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FDA Requests Authorities, Funding for Systematic Reassessment of Chemical Food Additives

The U.S. Food and Drug Administration (FDA) is working toward conducting a modernized, systematic reassessment of chemicals added to foods with a focus on post-market review, explain top agency officials in a recent article. In order to execute this new, data-informed and risk-based approach, however, FDA requires greater funding and additional authorities.

FDA has also outlined an enhanced approach to regulating food chemical safety, in which a new framework for systematic post-market chemical reassessment is included.

California Takes On Candy Makers With Bill Opponents Call the ‘Skittles Ban’

State moves toward barring food additives over health concerns

California lawmakers want to taste a slightly less artificial candy rainbow. 

The state Assembly has passed a bill that would ban use of five chemical additives in food products, including a coloring agent found in Skittles—with its “taste the rainbow” slogan—and Red 3, which is used in packaged cookies, frostings and other snacks.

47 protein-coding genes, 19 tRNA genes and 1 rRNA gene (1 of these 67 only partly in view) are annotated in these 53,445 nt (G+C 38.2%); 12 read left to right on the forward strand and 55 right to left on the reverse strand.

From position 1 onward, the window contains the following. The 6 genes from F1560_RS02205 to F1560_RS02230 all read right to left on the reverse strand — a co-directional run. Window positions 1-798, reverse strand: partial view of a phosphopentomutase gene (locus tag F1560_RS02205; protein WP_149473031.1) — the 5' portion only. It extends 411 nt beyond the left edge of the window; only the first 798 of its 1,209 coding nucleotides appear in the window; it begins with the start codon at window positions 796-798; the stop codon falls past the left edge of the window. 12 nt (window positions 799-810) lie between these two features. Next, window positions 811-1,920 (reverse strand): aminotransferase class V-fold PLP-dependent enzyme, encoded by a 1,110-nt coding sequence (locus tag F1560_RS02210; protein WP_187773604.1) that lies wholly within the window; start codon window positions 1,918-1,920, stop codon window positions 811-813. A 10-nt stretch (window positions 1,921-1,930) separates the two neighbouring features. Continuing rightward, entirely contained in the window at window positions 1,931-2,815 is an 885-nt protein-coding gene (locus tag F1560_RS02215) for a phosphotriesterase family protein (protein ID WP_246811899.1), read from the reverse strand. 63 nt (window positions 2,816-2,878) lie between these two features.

Consumer advocates backing the bill say these additives pose health risks and should be removed. Candy makers say federal regulators, not states, should determine the safety of food additives.

California bill targeting ‘toxic’ chemicals in Skittles, other snacks passes first hurdle

A first-of-its-kind law that would ban the use of certain ingredients and dyes linked to cancer and other health issues in processed foods and drinks is now closer than ever to becoming reality in California.

Assembly Bill 418, introduced by Assemblymembers Jesse Gabriel (D-Woodland Hills) and Buffy Wicks (D-Oakland), would ban the manufacture, sale and distribution of foods containing red dye No. 3, titanium dioxide, potassium bromate, brominated vegetable oil, or propylparaben — starting in 2025.

California Assembly passes first-in-nation bill to ban five toxic chemicals from food products

California’s State Assembly approved a first-in-the-nation bill Monday to rid food products of five toxic chemicals linked to cancer and developmental issues in children.

The legislation, AB 418, seeks to prohibit the manufacture, sale, delivery and distribution of food products that contain brominated vegetable oil, potassium bromate, propylparaben, red dye 3 or titanium dioxide.

Introduced by Democratic State Assemblymembers Jesse Gabriel and Buffy Wicks at the beginning of February, the legislation targets chemicals that are already banned in the European Union.